There are some inflection points, cultural and life bends, that, when you encounter them, should make you pause and reassess the landscape. Marriage is one. So is having your first child. Entering and leaving college is another. And, now, the media’s contemplation of the possibility of having sex with robots.
Christine Ro at The Week, for one, opines on the impending development and chalks up the negative reaction to unjustified Luddite concerns by “sexbot haters.” She sees a spectrum of behavior along which fall robots built for sex. Since it’s a continuum and, as a culture, we’ve tacitly approved of the other behaviors, she sees no reason for us to not embrace sex with Artificially Intelligent automatons. Woody Allen’s Orgasmatron is (nearly) here.
The devices Ro has in mind have not, and will not, achieve the science-fiction fantasies unleashed in movies, such as the malevolent and hypersexual robots of Ex Machina, whose duplicitous wiles put a sexual face to the AI fears. She does expect sexual machines “that look human, but don’t think human”; basically, zombie dolls capable of the full response range without a clue as to what’s taking place. After proposing a few benefits these AI-empowered action figures might offer (such as, enabling freedom to explore pleasure and balancing “mismatched libidos”), she suggests that we treat the “hysteria over the future of sex tech” with skepticism and instead embrace this latest advance.
I could accept her conclusion that sexbots are the next step in acceptable sex toys. Even so, I would still need to consider how these devices might affect the widening gap between the haves and have-nots, what they might mean for prostitution and a range of other sexual avenues Western culture has generally frowned upon. Those are important questions, but they are not the most important questions. Robot sex is an inflection point that raises, more sharply than self-driving cars and autonomous package-delivery drones, the question of what are we doing with our technology? What kind of world do we want to have? And, most pivotal, what does it mean to be human?
For writers such as Ro, humans are a flawed bundle of “messy interactions” that technology can improve. We are an accident awaiting refinement. A collection of amoral desires needing fulfillment. Any tech-toy that eliminates the mess, refines the process, and fulfills the desires is good and useful. Further, the locus of Ro’s attention is the individual, not the community; all is okay or good if it benefits, or at least does not harm, the person engaged. Her position is the natural and logical outcome of a thoroughgoing evolutionary mindset: It’s each person for himself in a never-ending battle to get more.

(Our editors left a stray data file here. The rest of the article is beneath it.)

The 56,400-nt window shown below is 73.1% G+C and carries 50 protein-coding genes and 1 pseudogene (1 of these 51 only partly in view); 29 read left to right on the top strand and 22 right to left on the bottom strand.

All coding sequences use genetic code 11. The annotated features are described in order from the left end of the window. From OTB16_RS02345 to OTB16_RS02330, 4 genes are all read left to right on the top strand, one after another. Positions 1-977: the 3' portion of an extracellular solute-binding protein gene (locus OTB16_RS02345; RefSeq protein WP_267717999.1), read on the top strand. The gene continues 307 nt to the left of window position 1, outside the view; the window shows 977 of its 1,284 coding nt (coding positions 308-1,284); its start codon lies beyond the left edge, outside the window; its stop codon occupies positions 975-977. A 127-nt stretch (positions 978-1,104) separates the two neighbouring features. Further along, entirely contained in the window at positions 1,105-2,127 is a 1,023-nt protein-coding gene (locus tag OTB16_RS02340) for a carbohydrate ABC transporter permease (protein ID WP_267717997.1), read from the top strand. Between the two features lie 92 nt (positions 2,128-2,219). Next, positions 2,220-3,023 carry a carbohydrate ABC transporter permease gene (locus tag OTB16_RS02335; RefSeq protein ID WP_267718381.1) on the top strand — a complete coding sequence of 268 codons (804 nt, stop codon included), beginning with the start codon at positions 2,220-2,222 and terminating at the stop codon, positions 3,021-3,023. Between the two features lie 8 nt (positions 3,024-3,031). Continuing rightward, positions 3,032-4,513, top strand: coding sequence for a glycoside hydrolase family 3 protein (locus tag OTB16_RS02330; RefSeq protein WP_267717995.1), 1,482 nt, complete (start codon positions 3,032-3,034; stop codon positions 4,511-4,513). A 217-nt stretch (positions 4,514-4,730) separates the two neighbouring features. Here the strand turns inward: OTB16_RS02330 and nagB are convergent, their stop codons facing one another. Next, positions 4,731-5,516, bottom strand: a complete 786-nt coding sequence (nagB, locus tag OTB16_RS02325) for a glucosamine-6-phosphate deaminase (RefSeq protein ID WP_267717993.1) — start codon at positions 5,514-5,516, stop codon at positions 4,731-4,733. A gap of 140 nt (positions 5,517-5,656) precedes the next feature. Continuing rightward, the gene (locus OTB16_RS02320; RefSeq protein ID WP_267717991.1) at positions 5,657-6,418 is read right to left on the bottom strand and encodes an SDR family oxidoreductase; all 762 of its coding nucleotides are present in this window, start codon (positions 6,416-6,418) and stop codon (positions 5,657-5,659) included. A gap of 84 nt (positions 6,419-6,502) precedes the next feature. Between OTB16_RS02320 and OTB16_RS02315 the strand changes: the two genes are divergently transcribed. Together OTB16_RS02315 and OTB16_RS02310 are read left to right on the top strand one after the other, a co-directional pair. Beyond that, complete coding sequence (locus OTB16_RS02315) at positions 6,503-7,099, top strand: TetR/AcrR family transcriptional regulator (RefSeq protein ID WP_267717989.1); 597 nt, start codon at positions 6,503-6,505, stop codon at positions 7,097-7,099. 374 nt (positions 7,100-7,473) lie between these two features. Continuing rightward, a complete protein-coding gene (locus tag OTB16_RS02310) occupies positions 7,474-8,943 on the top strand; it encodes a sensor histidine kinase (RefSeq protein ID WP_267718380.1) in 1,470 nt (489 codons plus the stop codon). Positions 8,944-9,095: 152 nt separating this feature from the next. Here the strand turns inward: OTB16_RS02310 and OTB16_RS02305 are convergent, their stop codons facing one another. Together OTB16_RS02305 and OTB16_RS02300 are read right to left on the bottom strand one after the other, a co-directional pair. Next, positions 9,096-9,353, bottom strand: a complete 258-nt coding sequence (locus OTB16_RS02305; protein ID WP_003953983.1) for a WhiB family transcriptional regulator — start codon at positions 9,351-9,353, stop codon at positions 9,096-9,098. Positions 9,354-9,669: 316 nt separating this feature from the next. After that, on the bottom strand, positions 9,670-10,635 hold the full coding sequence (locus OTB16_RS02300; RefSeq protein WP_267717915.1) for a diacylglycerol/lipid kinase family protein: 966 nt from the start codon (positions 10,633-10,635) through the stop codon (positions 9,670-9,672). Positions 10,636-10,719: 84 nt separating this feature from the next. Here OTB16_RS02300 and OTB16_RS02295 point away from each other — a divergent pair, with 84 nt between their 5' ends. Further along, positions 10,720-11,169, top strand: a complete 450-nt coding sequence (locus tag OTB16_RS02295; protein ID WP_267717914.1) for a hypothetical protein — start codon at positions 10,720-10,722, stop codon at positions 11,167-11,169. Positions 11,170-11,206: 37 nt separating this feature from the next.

Perhaps, however, our instinctive revulsion at sexbots is yet another indicator — like the integrated, engineered complexity of the human body — that we’re more than mere reproducing machines with misbalanced libidos. Perhaps we are, as Dougas Axe puts it in Undeniable, “busy wholes”; complete persons with designed intent and capabilities. If so, sexual automatons, with or without a face, demean us as human beings, introducing into our most intimate sphere, that one place where we join more closely than nearly all others, a faux replacement, a fake. If sexual activity entails more than achieving satisfaction, but has overtones touching profoundly on what it means to be human, we cannot, without damage to ourselves, replace the face of another with that of a mindless, amped-up toy.
We have a choice. We can put technology to use in ways that, as I’ve suggested before, either enhance us so that we become better than ourselves, or replace and shrink us. What kind of world do we want to have? What role do our inventions have in achieving that world? As we reassess the landscape, we will see that it’s not only Victorian prudes who will disavow sex with robots, but also people who believe humans are more than mere machines.